Hallmark released the first of 33 original Christmas movies — most featuring a pair of recognisable TV stars meeting cute near the mistletoe — this weekend — before we’re even done with Halloween.
Hallmark, it seems, has never stopped saying Merry Christmas, and it’s how the network, owned by Crown Media, is defying every trend in the media business. It has milked the Christmas stories to consistently deliver strong live ratings (meaning people watch when the movies are broadcast, not later, say, over the internet), while its rivals grapple with cable cord-cutting and competition from streaming services.
For marketers, Hallmark has become a feel-good, brand-safe home for their ads, helping the network grow its advertising revenues at a time when others are facing declines.
To get a peek into the cable network’s playbook, click here.
In other news:
Facebook will require full transparency for political advertisers — and other businesses too. Facebook, Twitter and Google all have their congressional hearings about alleged Russian interference on their platforms during and after last year’s U.S. election this week.
Speaking of Facebook, Mark Zuckerburg is back in China as Facebook eyes an opportunity to finally enter the country. While Facebook’s service has been banned in China since 2009, the social network recently tapped William Shuai from LinkedIn to lead relations with the Chinese government.
And on the other hand, Twitter outlined how it will be tougher on banning revenge porn. The company laid out the specific kinds of tweets featuring “intimate media” that it will take action on in an update to its website on Friday.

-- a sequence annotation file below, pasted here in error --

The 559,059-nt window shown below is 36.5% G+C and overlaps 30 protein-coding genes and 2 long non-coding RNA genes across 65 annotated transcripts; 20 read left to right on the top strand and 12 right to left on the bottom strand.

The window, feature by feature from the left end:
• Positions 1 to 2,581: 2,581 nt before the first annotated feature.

Amazon’s bookstores are generating almost no revenue. There are a few reasons why including the fact that there aren’t that many of them yet.
Google CEO Sundar Pichai joked that he would drop everything else on Monday to address the cheese placement in Google’s burger emoji. Apple has it on top, but Google has it on the bottom.
E-sports just got closer to being part of the Olympics. The International Olympic Committee recently said that e-sports gaming could be a sanctioned sport for the Games as it sees it as a promising way to grow viewership with younger audiences.
NBC News has terminated Mark Halperin’s contract. Halperin’s termination follows multiple accusations that he harassed and abused women while at ABC News.
A scientist trained AI to come up with Halloween costume ideas. The results are fascinating.
BuzzFeed wants to help entrepreneurs sell their stuff, Recode reports. The company’s new revenue experiment will involve creating content and ads for gadget makers and inventors, in return for a cut of their sales.
Wal-Mart is pitching its advertising business to ad buyers by promoting itself as a media platform, reports Digiday. Walmart’s pitch is that it controls transaction data from customers, which can help brands retarget consumers off Walmart.com, according to executives familiar with the matter.
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